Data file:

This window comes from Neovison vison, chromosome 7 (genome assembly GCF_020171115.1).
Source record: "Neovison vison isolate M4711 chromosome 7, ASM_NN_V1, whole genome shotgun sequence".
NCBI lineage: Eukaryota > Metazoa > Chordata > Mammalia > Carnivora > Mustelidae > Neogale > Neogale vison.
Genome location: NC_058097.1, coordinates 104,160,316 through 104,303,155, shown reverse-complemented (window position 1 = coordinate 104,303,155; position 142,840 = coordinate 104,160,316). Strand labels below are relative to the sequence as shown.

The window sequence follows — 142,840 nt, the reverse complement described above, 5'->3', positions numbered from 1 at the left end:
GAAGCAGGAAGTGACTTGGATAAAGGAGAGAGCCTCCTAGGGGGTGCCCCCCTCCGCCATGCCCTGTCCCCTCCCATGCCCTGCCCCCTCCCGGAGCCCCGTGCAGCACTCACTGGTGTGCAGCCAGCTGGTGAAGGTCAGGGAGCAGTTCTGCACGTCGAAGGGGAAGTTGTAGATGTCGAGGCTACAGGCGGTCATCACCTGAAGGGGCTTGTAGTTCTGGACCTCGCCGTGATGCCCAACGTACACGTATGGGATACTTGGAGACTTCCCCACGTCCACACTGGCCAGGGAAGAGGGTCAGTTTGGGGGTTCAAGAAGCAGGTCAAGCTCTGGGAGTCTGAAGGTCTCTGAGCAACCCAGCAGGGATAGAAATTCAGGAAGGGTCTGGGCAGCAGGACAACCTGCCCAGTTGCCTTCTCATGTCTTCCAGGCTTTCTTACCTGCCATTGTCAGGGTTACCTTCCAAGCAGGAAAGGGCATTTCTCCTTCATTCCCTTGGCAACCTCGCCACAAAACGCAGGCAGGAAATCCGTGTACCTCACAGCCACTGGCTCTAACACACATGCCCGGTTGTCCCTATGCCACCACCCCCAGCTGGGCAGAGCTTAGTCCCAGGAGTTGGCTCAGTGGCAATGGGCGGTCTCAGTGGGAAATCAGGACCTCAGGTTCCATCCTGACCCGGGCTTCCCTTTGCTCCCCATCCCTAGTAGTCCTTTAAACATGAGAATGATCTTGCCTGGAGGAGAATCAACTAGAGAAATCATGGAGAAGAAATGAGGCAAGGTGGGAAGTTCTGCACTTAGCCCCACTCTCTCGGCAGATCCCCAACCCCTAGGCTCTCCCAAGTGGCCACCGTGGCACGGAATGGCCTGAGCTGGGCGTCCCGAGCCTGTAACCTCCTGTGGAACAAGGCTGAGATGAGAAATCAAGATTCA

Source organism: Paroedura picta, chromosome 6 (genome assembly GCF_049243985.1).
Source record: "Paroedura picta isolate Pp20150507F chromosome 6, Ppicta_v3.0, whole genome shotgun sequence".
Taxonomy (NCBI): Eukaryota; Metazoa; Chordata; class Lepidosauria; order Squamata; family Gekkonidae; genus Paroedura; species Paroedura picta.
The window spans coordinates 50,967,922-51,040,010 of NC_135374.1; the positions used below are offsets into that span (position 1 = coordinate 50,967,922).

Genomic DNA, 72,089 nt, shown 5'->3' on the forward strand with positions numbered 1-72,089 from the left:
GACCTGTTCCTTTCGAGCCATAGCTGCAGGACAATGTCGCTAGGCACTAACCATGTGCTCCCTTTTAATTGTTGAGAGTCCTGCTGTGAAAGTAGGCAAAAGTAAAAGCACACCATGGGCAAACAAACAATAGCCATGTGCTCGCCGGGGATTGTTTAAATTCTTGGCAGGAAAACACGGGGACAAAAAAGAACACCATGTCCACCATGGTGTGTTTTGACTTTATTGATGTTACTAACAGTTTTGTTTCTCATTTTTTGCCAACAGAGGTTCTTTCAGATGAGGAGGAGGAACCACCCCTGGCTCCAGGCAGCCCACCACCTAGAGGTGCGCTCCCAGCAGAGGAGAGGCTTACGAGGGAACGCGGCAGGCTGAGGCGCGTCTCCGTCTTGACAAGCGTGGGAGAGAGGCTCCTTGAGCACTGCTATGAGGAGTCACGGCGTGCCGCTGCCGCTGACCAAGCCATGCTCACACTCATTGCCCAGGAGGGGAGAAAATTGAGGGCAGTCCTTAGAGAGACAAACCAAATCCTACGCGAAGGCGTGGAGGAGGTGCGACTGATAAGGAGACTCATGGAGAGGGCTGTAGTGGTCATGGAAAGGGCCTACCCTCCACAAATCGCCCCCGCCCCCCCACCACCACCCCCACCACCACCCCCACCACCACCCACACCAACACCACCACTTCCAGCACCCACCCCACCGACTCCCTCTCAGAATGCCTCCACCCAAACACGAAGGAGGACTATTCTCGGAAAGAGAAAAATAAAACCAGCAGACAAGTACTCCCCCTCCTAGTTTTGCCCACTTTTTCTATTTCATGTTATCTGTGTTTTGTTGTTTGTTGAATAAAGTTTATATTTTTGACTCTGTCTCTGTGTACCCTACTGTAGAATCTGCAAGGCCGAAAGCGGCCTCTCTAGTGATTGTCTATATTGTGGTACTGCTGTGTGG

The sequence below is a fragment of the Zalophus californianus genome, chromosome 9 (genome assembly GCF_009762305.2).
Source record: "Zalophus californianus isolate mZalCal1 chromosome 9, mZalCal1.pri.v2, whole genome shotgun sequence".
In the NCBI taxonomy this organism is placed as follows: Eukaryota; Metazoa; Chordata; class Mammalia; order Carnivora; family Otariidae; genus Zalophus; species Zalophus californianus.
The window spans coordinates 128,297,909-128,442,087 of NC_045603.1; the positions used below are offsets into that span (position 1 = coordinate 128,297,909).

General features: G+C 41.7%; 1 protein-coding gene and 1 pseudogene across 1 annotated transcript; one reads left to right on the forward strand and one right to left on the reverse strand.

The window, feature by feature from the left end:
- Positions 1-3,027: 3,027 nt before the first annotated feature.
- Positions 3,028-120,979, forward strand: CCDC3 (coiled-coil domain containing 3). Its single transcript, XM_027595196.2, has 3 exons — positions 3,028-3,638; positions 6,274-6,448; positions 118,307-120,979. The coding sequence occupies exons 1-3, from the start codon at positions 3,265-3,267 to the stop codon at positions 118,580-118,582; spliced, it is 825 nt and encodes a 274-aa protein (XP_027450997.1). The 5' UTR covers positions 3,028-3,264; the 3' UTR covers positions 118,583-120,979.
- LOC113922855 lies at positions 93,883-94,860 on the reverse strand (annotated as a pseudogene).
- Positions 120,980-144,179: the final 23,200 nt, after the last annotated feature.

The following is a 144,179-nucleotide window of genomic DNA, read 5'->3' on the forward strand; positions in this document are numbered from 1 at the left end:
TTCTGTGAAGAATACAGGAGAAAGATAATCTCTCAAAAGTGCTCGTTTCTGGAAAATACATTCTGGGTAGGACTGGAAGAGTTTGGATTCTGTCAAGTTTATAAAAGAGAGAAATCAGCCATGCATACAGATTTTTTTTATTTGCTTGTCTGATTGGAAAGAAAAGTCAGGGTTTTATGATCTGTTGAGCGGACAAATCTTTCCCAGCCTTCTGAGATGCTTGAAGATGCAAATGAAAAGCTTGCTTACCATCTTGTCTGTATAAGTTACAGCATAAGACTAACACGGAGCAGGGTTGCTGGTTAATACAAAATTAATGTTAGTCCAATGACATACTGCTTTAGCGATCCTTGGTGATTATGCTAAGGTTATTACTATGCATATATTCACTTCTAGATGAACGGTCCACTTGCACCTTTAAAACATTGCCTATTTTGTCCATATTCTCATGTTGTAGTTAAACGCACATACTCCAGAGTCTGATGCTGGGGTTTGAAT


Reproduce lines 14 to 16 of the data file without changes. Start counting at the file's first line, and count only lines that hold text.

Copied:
Source record: "Zalophus californianus isolate mZalCal1 chromosome 9, mZalCal1.pri.v2, whole genome shotgun sequence".
In the NCBI taxonomy this organism is placed as follows: Eukaryota; Metazoa; Chordata; class Mammalia; order Carnivora; family Otariidae; genus Zalophus; species Zalophus californianus.
The window spans coordinates 128,297,909-128,442,087 of NC_045603.1; the positions used below are offsets into that span (position 1 = coordinate 128,297,909).